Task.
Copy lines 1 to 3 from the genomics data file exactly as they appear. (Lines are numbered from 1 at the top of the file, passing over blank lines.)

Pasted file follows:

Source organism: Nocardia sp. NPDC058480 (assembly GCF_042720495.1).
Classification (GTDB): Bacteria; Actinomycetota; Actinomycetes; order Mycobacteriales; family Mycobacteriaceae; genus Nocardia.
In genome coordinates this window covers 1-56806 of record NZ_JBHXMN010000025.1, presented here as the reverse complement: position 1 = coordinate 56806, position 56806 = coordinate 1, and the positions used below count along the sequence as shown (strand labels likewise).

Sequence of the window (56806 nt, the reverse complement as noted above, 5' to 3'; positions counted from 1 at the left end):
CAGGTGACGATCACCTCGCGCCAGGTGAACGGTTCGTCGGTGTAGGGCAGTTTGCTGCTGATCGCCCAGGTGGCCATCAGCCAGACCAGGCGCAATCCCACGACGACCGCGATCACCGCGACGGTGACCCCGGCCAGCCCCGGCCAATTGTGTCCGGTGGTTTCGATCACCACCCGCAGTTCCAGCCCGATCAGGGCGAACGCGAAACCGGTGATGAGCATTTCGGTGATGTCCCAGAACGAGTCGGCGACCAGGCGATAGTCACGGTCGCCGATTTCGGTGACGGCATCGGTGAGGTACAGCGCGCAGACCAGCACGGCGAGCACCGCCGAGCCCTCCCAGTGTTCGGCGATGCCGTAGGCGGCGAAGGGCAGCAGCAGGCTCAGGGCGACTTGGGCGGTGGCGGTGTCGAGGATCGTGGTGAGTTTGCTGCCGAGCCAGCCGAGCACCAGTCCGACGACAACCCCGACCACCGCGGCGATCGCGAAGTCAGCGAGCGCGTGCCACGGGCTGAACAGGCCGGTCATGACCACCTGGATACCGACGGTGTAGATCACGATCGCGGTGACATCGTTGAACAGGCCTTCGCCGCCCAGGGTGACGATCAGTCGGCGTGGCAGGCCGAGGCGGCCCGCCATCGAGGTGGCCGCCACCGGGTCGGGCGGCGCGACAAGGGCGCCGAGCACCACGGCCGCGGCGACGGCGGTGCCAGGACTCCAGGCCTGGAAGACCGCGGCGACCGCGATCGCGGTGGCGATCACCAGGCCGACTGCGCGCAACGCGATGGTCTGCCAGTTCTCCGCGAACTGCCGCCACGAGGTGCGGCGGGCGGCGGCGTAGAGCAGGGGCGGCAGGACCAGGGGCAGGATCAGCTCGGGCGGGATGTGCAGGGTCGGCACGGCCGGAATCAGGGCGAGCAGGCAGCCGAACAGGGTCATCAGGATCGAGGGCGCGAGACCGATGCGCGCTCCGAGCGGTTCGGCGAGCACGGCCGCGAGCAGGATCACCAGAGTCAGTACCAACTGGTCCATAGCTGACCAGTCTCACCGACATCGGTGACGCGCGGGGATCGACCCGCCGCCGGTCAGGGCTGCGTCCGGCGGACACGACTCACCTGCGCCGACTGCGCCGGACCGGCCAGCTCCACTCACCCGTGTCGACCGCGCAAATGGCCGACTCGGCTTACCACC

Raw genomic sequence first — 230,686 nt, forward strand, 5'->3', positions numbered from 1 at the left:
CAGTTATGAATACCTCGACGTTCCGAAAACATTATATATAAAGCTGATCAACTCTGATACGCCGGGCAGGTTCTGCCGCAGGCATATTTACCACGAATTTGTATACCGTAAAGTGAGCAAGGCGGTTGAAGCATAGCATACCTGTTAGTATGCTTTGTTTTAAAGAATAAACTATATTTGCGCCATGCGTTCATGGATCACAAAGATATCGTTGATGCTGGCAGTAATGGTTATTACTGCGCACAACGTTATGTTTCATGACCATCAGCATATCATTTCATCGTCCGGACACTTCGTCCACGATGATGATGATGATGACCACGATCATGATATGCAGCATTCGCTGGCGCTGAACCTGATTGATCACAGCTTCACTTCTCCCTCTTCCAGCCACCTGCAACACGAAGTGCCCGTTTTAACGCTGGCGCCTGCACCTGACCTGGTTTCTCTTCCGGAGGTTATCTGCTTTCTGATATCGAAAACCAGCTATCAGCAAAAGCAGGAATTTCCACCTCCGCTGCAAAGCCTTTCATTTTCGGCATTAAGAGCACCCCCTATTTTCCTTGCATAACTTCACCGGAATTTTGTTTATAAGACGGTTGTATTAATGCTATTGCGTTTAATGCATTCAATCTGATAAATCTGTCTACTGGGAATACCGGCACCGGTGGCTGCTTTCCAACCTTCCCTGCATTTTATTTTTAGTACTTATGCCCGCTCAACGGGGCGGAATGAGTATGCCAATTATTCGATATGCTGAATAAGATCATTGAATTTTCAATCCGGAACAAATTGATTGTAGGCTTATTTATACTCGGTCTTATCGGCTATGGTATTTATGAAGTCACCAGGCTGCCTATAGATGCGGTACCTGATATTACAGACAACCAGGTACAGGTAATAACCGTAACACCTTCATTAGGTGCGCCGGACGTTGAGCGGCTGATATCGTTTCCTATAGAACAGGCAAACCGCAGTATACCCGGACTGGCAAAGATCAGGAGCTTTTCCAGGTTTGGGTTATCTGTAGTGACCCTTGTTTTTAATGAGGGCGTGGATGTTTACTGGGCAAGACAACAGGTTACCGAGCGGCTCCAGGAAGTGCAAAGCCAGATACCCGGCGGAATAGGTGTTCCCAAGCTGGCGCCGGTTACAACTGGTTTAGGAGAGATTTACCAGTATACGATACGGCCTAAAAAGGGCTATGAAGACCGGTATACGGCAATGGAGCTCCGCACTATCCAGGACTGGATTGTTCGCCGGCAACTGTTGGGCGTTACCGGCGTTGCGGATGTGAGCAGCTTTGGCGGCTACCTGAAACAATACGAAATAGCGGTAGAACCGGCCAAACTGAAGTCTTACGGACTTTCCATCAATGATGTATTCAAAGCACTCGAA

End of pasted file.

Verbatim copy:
Source organism: Nocardia sp. NPDC058480 (assembly GCF_042720495.1).
Classification (GTDB): Bacteria; Actinomycetota; Actinomycetes; order Mycobacteriales; family Mycobacteriaceae; genus Nocardia.
In genome coordinates this window covers 1-56806 of record NZ_JBHXMN010000025.1, presented here as the reverse complement: position 1 = coordinate 56806, position 56806 = coordinate 1, and the positions used below count along the sequence as shown (strand labels likewise).